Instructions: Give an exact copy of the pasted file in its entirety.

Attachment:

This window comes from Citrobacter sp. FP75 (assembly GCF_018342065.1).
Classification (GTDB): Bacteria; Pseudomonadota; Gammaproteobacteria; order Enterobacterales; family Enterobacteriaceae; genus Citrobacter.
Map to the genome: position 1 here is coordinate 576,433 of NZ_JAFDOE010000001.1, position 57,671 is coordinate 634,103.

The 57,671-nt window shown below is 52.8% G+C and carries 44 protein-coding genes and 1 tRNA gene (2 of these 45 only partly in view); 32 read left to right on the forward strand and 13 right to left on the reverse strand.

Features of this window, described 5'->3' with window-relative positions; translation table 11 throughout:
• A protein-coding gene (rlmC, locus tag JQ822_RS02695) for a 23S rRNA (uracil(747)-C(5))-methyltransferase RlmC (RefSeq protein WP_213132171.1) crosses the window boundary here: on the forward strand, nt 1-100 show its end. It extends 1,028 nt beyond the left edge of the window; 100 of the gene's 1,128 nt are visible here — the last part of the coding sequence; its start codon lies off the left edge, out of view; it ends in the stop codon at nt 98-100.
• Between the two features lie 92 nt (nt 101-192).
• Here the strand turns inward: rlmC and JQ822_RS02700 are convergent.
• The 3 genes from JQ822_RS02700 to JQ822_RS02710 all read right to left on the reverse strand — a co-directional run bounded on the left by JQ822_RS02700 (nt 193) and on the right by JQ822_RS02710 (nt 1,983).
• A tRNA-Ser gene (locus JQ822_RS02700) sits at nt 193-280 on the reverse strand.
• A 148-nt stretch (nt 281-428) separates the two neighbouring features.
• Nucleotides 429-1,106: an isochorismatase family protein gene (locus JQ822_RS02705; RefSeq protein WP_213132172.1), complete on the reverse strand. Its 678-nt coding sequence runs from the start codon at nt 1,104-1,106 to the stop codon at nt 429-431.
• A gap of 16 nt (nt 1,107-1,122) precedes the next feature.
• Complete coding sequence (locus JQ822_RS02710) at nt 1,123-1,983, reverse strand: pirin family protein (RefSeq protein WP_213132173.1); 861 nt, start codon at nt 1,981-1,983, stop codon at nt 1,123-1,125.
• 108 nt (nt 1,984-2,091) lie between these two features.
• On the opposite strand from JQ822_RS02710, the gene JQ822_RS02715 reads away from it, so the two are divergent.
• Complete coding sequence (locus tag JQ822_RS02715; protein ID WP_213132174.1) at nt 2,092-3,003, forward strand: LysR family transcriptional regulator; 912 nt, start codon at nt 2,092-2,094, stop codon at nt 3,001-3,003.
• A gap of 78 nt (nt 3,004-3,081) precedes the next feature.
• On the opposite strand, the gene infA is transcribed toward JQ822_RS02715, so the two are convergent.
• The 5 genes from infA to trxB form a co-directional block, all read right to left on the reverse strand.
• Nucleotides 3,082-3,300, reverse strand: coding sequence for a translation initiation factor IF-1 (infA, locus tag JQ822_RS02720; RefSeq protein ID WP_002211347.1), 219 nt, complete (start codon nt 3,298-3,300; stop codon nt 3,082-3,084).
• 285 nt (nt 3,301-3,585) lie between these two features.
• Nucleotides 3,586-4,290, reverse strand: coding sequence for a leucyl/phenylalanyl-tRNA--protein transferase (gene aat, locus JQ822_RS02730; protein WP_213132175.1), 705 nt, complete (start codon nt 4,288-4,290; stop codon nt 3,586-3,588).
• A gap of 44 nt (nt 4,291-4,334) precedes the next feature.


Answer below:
This window comes from Citrobacter sp. FP75 (assembly GCF_018342065.1).
Classification (GTDB): Bacteria; Pseudomonadota; Gammaproteobacteria; order Enterobacterales; family Enterobacteriaceae; genus Citrobacter.
Map to the genome: position 1 here is coordinate 576,433 of NZ_JAFDOE010000001.1, position 57,671 is coordinate 634,103.

The 57,671-nt window shown below is 52.8% G+C and carries 44 protein-coding genes and 1 tRNA gene (2 of these 45 only partly in view); 32 read left to right on the forward strand and 13 right to left on the reverse strand.

Features of this window, described 5'->3' with window-relative positions; translation table 11 throughout:
• A protein-coding gene (rlmC, locus tag JQ822_RS02695) for a 23S rRNA (uracil(747)-C(5))-methyltransferase RlmC (RefSeq protein WP_213132171.1) crosses the window boundary here: on the forward strand, nt 1-100 show its end. It extends 1,028 nt beyond the left edge of the window; 100 of the gene's 1,128 nt are visible here — the last part of the coding sequence; its start codon lies off the left edge, out of view; it ends in the stop codon at nt 98-100.
• Between the two features lie 92 nt (nt 101-192).
• Here the strand turns inward: rlmC and JQ822_RS02700 are convergent.
• The 3 genes from JQ822_RS02700 to JQ822_RS02710 all read right to left on the reverse strand — a co-directional run bounded on the left by JQ822_RS02700 (nt 193) and on the right by JQ822_RS02710 (nt 1,983).
• A tRNA-Ser gene (locus JQ822_RS02700) sits at nt 193-280 on the reverse strand.
• A 148-nt stretch (nt 281-428) separates the two neighbouring features.
• Nucleotides 429-1,106: an isochorismatase family protein gene (locus JQ822_RS02705; RefSeq protein WP_213132172.1), complete on the reverse strand. Its 678-nt coding sequence runs from the start codon at nt 1,104-1,106 to the stop codon at nt 429-431.
• A gap of 16 nt (nt 1,107-1,122) precedes the next feature.
• Complete coding sequence (locus JQ822_RS02710) at nt 1,123-1,983, reverse strand: pirin family protein (RefSeq protein WP_213132173.1); 861 nt, start codon at nt 1,981-1,983, stop codon at nt 1,123-1,125.
• 108 nt (nt 1,984-2,091) lie between these two features.
• On the opposite strand from JQ822_RS02710, the gene JQ822_RS02715 reads away from it, so the two are divergent.
• Complete coding sequence (locus tag JQ822_RS02715; protein ID WP_213132174.1) at nt 2,092-3,003, forward strand: LysR family transcriptional regulator; 912 nt, start codon at nt 2,092-2,094, stop codon at nt 3,001-3,003.
• A gap of 78 nt (nt 3,004-3,081) precedes the next feature.
• On the opposite strand, the gene infA is transcribed toward JQ822_RS02715, so the two are convergent.
• The 5 genes from infA to trxB form a co-directional block, all read right to left on the reverse strand.
• Nucleotides 3,082-3,300, reverse strand: coding sequence for a translation initiation factor IF-1 (infA, locus tag JQ822_RS02720; RefSeq protein ID WP_002211347.1), 219 nt, complete (start codon nt 3,298-3,300; stop codon nt 3,082-3,084).
• 285 nt (nt 3,301-3,585) lie between these two features.
• Nucleotides 3,586-4,290, reverse strand: coding sequence for a leucyl/phenylalanyl-tRNA--protein transferase (gene aat, locus JQ822_RS02730; protein WP_213132175.1), 705 nt, complete (start codon nt 4,288-4,290; stop codon nt 3,586-3,588).
• A gap of 44 nt (nt 4,291-4,334) precedes the next feature.